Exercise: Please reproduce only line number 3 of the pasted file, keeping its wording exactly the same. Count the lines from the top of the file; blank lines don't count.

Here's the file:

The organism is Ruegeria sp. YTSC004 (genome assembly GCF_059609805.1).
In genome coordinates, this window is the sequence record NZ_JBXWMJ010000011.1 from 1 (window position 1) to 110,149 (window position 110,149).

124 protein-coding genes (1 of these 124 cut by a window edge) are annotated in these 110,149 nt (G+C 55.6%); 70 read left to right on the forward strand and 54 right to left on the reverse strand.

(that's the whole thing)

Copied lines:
124 protein-coding genes (1 of these 124 cut by a window edge) are annotated in these 110,149 nt (G+C 55.6%); 70 read left to right on the forward strand and 54 right to left on the reverse strand.